Jeduthun Wilcox (November 18, 1768 – July 18, 1838) was an American politician and a United States Representative from New Hampshire.

Jeduthun Wilcox
Member of the U.S. House of Representatives
from New Hampshire's At-large district
In office
March 4, 1813 – March 3, 1817
Preceded bynew seat
Succeeded byJohn Parrott
Member of the New Hampshire House of Representatives
In office
Personal details
Born(1768-11-18)November 18, 1768
Middletown, Connecticut, U.S.
DiedJuly 18, 1838(1838-07-18) (aged 69)
Orford New Hampshire, U.S.
Resting placeOrford Village Cemetery
Orford, New Hampshire
Political partyFederalist Party
Spouse(s)Elisabeth Todd Wilcox
ChildrenLeonard Wilcox
Sarah Fisk Wilcox Hinckley

Early lifeEdit

Born in Middletown, Connecticut, Wilcox studied law with Benjamin A. Gilbert; was admitted to the bar in 1802 and commenced practice in Orford Grafton County, New Hampshire.[1]


Wilcox served as member of the New Hampshire House of Representatives from 1809 to 1811.

Elected as a Federalist to the Thirteenth and Fourteenth Congresses, Wilcox served as United States Representative for the state of New Hampshire (March 4, 1813 – March 3, 1817).[2]


Wilcox died in Orford, New Hampshire,[3] on July 18, 1838 (age 69 years, 8 months). He is interred at Orford Village Cemetery, Orford, New Hampshire.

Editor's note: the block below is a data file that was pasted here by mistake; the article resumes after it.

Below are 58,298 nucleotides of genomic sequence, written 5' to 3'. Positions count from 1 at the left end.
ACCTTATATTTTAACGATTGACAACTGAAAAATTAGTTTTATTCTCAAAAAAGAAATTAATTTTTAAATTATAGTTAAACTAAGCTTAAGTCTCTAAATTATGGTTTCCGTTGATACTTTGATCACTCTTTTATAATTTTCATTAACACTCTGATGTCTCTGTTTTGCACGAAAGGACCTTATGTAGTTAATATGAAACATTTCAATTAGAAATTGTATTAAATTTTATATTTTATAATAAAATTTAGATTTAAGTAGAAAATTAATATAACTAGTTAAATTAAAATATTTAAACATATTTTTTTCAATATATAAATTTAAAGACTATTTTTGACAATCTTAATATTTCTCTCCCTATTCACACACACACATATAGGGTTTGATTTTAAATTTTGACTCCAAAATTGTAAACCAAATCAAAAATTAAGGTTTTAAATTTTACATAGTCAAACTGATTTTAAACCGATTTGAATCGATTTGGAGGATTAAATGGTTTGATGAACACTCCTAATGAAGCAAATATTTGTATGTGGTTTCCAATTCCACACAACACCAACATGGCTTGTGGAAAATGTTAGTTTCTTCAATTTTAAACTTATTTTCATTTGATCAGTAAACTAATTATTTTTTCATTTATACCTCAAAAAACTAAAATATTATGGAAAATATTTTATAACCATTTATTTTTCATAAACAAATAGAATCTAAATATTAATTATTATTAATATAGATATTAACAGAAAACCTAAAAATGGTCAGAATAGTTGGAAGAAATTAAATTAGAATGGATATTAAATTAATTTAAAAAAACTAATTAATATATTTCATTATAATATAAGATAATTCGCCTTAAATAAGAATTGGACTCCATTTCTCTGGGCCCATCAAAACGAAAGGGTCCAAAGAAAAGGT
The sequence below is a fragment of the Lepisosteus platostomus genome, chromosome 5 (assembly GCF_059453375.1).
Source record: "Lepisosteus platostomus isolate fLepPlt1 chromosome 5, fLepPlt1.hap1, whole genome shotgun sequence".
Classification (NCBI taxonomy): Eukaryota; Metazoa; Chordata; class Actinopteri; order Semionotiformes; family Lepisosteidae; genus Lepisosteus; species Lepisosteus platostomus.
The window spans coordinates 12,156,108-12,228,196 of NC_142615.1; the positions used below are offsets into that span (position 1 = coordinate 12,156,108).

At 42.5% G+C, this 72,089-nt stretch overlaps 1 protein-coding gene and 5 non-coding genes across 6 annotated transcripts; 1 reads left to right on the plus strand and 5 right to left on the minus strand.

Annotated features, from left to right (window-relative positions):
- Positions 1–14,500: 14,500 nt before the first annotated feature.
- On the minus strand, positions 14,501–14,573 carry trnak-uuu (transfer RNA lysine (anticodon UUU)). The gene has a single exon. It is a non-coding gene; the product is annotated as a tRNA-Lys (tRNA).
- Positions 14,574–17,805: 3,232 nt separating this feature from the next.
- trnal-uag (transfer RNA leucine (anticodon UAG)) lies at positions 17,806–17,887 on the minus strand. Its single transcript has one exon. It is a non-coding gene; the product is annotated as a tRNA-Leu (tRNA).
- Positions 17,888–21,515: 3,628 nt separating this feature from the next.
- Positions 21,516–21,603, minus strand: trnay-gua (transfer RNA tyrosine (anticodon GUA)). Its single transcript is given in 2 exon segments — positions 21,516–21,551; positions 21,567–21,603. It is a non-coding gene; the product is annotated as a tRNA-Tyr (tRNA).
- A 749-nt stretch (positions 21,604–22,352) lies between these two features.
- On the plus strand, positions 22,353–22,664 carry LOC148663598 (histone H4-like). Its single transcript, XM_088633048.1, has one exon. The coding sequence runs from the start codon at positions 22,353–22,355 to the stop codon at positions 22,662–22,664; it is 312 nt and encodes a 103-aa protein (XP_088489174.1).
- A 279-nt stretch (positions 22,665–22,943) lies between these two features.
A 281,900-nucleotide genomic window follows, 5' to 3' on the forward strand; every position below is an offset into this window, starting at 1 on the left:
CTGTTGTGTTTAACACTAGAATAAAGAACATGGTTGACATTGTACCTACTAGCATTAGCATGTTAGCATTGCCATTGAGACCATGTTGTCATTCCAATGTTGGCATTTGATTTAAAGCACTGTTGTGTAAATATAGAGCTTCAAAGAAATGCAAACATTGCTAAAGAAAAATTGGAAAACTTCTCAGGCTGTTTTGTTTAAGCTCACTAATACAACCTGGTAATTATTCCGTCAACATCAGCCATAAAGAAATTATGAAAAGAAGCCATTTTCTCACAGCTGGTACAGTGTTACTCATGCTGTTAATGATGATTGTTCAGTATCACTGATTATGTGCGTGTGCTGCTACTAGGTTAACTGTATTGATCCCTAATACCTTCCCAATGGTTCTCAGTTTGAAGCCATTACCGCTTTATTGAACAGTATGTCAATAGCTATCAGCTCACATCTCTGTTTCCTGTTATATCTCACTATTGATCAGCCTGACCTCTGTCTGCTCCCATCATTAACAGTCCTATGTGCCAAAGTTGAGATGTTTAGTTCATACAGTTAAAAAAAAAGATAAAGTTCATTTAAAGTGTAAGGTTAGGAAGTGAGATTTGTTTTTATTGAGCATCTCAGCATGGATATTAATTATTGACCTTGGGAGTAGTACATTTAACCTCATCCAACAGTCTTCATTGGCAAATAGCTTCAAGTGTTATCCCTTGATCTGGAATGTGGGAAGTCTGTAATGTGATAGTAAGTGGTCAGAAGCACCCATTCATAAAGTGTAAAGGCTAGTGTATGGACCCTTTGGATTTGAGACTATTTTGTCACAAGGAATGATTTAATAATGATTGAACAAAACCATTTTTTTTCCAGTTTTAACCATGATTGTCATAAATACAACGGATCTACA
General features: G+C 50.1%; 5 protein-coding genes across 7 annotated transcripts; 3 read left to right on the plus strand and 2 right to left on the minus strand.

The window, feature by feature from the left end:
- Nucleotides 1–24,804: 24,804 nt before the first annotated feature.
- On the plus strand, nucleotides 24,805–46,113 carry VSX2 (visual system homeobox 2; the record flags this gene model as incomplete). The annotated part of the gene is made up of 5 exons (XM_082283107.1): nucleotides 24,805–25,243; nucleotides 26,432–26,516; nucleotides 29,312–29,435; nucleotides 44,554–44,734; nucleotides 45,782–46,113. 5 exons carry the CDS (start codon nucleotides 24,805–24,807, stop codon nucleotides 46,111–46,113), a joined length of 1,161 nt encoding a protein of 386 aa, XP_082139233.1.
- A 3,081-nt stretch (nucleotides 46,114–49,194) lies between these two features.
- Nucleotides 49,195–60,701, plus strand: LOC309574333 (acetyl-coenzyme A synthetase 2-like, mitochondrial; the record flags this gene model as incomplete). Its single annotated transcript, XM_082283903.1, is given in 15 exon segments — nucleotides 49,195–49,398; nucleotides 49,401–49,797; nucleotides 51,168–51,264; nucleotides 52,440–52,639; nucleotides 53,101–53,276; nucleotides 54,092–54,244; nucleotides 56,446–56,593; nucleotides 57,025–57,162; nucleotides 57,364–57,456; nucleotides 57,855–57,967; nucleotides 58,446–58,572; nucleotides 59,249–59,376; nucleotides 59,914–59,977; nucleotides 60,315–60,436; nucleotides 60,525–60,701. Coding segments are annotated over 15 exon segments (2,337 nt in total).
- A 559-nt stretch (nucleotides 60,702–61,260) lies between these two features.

Family lifeEdit

The son of John and Eunice Wilcox, he married Sarah Fisk and they had a son, Leonard Wilcox, who served as a United States Senator from New Hampshire.[4] After Sarah's death, he married Elisabeth Todd and had six daughters.


  1. ^ Bell, Charles (1893). The bench and bar of New Hampshire: including biographical notices of deceased judges of the highest court, and lawyers of the province and state. Houghton, Mifflin and company, 1893 - Biography & Autobiography. p. 747.
  2. ^ Seward, Josiah (1921). History. Sentinel printing Company. p. 237.
  3. ^ Lanman, Charles (Sep 30, 2006). Dictionary of the United States Congress. Scholarly Publishing Office, University of Michigan Library. p. 410.
  4. ^ "Jeduthun Wilcox". 2014 J. Allen Crider. Archived from the original on 27 February 2014. Retrieved 23 February 2014.

External linksEdit

U.S. House of Representatives
Preceded by
new seat
New Hampshire At-large seat six
Succeeded by
John Parrott